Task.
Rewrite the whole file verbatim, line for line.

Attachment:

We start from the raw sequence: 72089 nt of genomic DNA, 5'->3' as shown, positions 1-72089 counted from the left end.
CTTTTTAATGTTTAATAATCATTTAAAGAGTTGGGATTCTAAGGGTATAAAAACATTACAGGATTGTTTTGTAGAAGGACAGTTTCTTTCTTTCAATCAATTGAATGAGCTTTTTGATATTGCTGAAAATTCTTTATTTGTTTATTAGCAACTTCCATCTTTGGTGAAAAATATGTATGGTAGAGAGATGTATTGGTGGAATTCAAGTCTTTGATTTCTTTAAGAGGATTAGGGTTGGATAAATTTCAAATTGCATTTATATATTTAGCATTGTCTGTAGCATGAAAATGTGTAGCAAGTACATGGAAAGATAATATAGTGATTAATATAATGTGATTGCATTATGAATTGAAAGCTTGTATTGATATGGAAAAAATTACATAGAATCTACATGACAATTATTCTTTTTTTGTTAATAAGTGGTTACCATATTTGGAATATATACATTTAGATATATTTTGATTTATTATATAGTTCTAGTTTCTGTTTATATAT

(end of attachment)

We start from the raw sequence: 72089 nt of genomic DNA, 5'->3' as shown, positions 1-72089 counted from the left end.
CTTTTTAATGTTTAATAATCATTTAAAGAGTTGGGATTCTAAGGGTATAAAAACATTACAGGATTGTTTTGTAGAAGGACAGTTTCTTTCTTTCAATCAATTGAATGAGCTTTTTGATATTGCTGAAAATTCTTTATTTGTTTATTAGCAACTTCCATCTTTGGTGAAAAATATGTATGGTAGAGAGATGTATTGGTGGAATTCAAGTCTTTGATTTCTTTAAGAGGATTAGGGTTGGATAAATTTCAAATTGCATTTATATATTTAGCATTGTCTGTAGCATGAAAATGTGTAGCAAGTACATGGAAAGATAATATAGTGATTAATATAATGTGATTGCATTATGAATTGAAAGCTTGTATTGATATGGAAAAAATTACATAGAATCTACATGACAATTATTCTTTTTTTGTTAATAAGTGGTTACCATATTTGGAATATATACATTTAGATATATTTTGATTTATTATATAGTTCTAGTTTCTGTTTATATAT